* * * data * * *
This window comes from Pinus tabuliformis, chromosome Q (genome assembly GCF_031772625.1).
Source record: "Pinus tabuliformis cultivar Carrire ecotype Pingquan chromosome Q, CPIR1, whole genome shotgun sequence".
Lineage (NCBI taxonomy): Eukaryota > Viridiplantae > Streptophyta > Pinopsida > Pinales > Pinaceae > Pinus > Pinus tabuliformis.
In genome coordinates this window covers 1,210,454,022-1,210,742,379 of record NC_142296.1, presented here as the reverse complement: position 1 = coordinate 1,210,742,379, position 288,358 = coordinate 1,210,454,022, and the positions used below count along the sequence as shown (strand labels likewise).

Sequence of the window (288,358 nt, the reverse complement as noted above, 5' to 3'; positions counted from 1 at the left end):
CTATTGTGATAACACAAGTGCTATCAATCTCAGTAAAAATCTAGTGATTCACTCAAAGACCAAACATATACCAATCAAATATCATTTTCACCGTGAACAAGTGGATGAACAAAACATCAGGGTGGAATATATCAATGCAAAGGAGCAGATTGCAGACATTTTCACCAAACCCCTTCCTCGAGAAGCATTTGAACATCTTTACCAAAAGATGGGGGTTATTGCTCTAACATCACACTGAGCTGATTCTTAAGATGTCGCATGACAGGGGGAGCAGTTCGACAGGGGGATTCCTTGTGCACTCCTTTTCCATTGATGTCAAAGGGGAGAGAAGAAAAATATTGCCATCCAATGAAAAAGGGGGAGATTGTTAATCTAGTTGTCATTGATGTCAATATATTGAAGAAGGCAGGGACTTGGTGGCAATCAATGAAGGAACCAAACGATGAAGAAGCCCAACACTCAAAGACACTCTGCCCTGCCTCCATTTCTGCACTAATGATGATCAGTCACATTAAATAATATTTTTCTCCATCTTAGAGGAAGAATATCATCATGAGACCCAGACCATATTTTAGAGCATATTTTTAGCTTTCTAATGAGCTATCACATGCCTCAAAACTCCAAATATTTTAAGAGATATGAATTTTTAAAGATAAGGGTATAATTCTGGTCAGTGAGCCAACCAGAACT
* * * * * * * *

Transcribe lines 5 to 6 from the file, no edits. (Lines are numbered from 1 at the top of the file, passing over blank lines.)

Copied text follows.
Sequence of the window (288,358 nt, the reverse complement as noted above, 5' to 3'; positions counted from 1 at the left end):
CTATTGTGATAACACAAGTGCTATCAATCTCAGTAAAAATCTAGTGATTCACTCAAAGACCAAACATATACCAATCAAATATCATTTTCACCGTGAACAAGTGGATGAACAAAACATCAGGGTGGAATATATCAATGCAAAGGAGCAGATTGCAGACATTTTCACCAAACCCCTTCCTCGAGAAGCATTTGAACATCTTTACCAAAAGATGGGGGTTATTGCTCTAACATCACACTGAGCTGATTCTTAAGATGTCGCATGACAGGGGGAGCAGTTCGACAGGGGGATTCCTTGTGCACTCCTTTTCCATTGATGTCAAAGGGGAGAGAAGAAAAATATTGCCATCCAATGAAAAAGGGGGAGATTGTTAATCTAGTTGTCATTGATGTCAATATATTGAAGAAGGCAGGGACTTGGTGGCAATCAATGAAGGAACCAAACGATGAAGAAGCCCAACACTCAAAGACACTCTGCCCTGCCTCCATTTCTGCACTAATGATGATCAGTCACATTAAATAATATTTTTCTCCATCTTAGAGGAAGAATATCATCATGAGACCCAGACCATATTTTAGAGCATATTTTTAGCTTTCTAATGAGCTATCACATGCCTCAAAACTCCAAATATTTTAAGAGATATGAATTTTTAAAGATAAGGGTATAATTCTGGTCAGTGAGCCAACCAGAACT